Soil is a delicate balance of minerals, organic matter, soil life, air, and water. Knowing how to prepare soil for planting is a basic skill that every gardener should master when gearing up to start a garden.
How To Prepare Soil for Planting
There are a few things you need to know about your soil before you start amending. First, the type of soil, and second, is it nutrient deficient. Only then will you know how to prepare your soil bed.
What Type of Soil Do You Have?
The first thing you want to determine is the type of soil you have. If you are planting in-ground, you will need to spend a little more time figuring this out. In the event you are planting in a raised bed, you will probably have something closer to loamy soil. Whichever soil you have, I’m going to share with you the super simple way to fix it.
Sandy soil, when you squeeze a clump of it, will fall apart when you open your hand. While sandy soil would be a better type of soil for allowing roots to spread out and grow, it is not the best kind of soil for growing most plants because it doesn’t hold water long enough for the roots to be able to benefit from it. Precious nutrients leach out of sandy soil much quicker than other soils. This soil needs an amendments such as peat moss, compost or other organic matter that will help it to hold water for longer. A mixture of all three is even better. The more organic matter your soil has, the longer it will hold water.
Around here, we have granite and clay soil. It’s very fine minerals seem to bind together and make drainage a real problem. In order to be able to plant anything into the ground, we have to amend the soil with plenty of organic matter. Still, in the case of trees, they don’t survive very well because it’s difficult to dig holes large enough to accommodate the root system of a tree.
If you have clay soil like we do, you will be able to squeeze a wet clump of it, and it will remain in a clump. Because it is made mostly of tiny particles, this type of soil needs more of an airy structure or it will compact and prevent your roots’ natural inclination to spread out deep and wide to look for water.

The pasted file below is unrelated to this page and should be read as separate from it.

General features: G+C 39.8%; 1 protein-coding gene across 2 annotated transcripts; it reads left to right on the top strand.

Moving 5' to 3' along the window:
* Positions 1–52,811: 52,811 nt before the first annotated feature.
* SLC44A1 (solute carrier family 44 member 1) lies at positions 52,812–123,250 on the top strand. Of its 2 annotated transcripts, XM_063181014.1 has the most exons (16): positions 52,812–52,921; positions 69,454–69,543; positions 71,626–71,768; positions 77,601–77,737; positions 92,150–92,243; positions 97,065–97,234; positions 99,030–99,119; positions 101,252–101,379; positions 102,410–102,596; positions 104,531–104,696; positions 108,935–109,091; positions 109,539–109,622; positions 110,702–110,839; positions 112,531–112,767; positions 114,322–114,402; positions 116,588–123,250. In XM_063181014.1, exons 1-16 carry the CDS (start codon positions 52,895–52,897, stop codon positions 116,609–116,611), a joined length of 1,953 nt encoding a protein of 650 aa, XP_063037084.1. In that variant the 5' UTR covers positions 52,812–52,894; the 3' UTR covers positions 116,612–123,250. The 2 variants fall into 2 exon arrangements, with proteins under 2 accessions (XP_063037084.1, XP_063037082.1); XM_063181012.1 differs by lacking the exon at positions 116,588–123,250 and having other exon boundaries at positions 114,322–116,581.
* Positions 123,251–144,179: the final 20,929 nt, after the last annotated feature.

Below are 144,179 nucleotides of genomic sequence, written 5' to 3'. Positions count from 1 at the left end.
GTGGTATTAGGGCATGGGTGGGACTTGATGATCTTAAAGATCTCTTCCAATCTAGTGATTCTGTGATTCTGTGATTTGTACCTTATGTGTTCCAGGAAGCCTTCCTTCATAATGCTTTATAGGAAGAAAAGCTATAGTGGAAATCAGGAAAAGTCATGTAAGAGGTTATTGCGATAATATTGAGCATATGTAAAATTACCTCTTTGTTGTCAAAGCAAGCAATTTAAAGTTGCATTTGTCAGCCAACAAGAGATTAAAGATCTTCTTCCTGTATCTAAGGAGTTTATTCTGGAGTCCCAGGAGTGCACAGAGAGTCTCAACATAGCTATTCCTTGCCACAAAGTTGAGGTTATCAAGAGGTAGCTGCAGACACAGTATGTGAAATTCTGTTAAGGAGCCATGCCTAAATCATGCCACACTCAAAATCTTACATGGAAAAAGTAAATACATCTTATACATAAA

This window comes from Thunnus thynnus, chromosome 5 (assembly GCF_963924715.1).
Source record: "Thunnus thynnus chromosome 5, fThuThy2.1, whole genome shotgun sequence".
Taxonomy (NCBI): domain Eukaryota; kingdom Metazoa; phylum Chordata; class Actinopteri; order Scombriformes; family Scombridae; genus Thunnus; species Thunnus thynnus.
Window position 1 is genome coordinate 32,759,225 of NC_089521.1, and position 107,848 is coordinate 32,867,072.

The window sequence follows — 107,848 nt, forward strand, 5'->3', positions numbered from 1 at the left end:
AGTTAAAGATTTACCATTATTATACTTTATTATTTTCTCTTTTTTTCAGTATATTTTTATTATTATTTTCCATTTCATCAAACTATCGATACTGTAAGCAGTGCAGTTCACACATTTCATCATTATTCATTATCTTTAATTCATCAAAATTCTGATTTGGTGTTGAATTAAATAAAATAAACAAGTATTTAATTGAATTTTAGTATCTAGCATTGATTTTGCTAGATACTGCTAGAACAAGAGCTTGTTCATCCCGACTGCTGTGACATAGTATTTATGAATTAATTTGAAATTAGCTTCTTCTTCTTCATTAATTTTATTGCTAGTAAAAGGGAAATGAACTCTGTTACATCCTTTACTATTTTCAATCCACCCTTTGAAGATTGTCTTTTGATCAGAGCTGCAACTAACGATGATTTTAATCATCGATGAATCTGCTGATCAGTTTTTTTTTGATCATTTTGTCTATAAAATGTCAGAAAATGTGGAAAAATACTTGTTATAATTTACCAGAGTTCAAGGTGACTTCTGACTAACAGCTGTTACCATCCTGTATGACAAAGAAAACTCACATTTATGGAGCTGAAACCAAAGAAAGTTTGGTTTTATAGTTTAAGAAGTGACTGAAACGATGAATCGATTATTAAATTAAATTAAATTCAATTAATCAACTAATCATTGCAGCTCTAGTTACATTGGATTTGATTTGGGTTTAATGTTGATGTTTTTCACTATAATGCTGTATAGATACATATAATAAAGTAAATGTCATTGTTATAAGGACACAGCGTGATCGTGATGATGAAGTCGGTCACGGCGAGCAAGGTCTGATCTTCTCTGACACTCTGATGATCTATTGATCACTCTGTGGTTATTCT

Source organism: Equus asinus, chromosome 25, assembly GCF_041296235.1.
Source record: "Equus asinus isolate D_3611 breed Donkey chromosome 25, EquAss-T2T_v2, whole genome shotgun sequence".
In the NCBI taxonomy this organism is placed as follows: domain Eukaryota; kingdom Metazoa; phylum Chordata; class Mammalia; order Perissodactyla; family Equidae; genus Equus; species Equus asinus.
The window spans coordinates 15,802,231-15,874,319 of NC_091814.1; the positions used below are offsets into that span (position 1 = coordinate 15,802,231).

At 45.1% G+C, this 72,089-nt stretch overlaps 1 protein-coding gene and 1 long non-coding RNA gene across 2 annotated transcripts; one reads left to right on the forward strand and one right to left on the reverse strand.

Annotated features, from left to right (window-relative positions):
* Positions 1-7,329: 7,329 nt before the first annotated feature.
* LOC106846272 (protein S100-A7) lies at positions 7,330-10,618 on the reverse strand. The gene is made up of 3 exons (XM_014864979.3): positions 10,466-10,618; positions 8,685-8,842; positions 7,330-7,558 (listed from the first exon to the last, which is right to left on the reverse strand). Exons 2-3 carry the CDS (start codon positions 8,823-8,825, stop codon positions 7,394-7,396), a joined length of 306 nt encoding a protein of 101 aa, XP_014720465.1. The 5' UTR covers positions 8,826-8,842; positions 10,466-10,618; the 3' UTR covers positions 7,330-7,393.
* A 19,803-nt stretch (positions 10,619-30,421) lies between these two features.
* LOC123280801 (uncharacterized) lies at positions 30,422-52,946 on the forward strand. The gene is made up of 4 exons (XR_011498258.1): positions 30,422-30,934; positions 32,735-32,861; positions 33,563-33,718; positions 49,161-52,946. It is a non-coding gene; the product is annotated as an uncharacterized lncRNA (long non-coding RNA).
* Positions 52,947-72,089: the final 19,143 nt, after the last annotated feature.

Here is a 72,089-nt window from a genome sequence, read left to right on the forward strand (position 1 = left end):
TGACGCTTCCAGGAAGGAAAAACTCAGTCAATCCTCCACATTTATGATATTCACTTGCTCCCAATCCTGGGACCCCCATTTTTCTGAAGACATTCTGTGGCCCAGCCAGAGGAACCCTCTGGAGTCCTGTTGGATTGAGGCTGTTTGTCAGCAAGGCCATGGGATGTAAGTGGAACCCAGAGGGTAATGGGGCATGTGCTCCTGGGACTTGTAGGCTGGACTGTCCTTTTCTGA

As I mentioned before (in the case of trees around here), clay soil doesn’t drain as well as sandy or loamy soil does. Often the hole you dig for your plant will act as a bowl, and when you water the water remains in the bowl. This keeps roots too wet and causes root rot to occur.
Adding organic matter like bark, sawdust, manure, leaf mold, and compost will help to give your clay soil more of an airy structure, as well as create a more nutritious environment for your plants.
Loam is the soil that is most desirable, because of it’s loose, crumbly structure that allows roots to stretch out and grow. It holds water, while still draining well. Loamy soil also has plenty of nutrients and organic matter in it which makes it the best choice for growing your plants.
Even if you have loamy soil, however, you did need to replenish the nutrients after each season. You should add fertilizer, compost, and other nutrients to your soil between plantings if you have a year-round growing season. If your soil gets a rest between growing seasons, add nutrients after your last harvest so it can continue to compost, especially if you are adding “hot” manures to it. (If I’m not using a garden bed, I often will do a little garden bed composting myself.)
Is Your Soil Nutrient Deficient?
It may feel like a really tedious part of garden soil preparation, but let me encourage you to take the time to figure out what your soil needs. The best way to do this is to test the soil where you will be planting your new plants.